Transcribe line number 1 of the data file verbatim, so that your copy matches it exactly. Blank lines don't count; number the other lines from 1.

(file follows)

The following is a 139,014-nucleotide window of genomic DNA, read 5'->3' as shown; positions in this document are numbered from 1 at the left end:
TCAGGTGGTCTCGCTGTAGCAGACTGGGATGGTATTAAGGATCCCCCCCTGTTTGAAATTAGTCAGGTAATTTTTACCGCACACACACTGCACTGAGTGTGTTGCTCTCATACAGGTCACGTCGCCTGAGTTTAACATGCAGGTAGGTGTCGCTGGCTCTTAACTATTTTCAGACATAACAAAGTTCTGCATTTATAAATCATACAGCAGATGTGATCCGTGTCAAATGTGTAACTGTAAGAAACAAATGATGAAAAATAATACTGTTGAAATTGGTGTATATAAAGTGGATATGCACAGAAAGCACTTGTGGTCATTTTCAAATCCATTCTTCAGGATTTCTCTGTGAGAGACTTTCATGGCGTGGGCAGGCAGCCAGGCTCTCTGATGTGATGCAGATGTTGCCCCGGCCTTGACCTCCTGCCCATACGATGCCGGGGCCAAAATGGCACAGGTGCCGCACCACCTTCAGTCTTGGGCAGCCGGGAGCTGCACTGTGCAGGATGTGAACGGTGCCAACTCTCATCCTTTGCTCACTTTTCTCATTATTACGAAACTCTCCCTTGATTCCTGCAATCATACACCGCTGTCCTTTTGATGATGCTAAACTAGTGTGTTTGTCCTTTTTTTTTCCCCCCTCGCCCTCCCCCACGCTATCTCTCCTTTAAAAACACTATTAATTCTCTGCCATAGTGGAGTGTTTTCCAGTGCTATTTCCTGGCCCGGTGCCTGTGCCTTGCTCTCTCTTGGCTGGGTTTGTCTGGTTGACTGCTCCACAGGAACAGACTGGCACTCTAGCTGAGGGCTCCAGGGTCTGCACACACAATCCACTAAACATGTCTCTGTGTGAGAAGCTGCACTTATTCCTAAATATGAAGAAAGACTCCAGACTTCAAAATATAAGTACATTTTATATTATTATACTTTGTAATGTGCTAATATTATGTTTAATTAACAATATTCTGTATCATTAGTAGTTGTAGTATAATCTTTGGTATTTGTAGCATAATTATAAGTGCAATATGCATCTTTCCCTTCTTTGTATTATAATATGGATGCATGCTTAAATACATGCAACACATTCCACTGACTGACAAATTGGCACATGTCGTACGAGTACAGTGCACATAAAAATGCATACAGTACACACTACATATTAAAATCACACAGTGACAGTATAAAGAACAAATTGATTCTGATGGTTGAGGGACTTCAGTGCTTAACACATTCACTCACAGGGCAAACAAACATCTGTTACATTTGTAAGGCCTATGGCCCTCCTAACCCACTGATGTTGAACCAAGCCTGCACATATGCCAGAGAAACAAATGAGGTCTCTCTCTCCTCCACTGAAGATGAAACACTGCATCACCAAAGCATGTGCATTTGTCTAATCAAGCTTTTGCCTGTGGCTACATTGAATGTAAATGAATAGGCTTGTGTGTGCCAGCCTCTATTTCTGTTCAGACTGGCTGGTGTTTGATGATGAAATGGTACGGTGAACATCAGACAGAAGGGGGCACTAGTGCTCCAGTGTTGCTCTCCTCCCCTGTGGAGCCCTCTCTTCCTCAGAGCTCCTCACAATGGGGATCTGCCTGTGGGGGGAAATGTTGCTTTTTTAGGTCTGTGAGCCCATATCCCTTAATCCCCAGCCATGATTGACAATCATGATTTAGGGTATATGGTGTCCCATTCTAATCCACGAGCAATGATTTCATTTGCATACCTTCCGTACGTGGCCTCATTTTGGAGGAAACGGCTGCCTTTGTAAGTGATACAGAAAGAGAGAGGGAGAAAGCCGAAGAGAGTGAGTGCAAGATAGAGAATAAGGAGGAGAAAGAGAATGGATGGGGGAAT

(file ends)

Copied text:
The following is a 139,014-nucleotide window of genomic DNA, read 5'->3' as shown; positions in this document are numbered from 1 at the left end: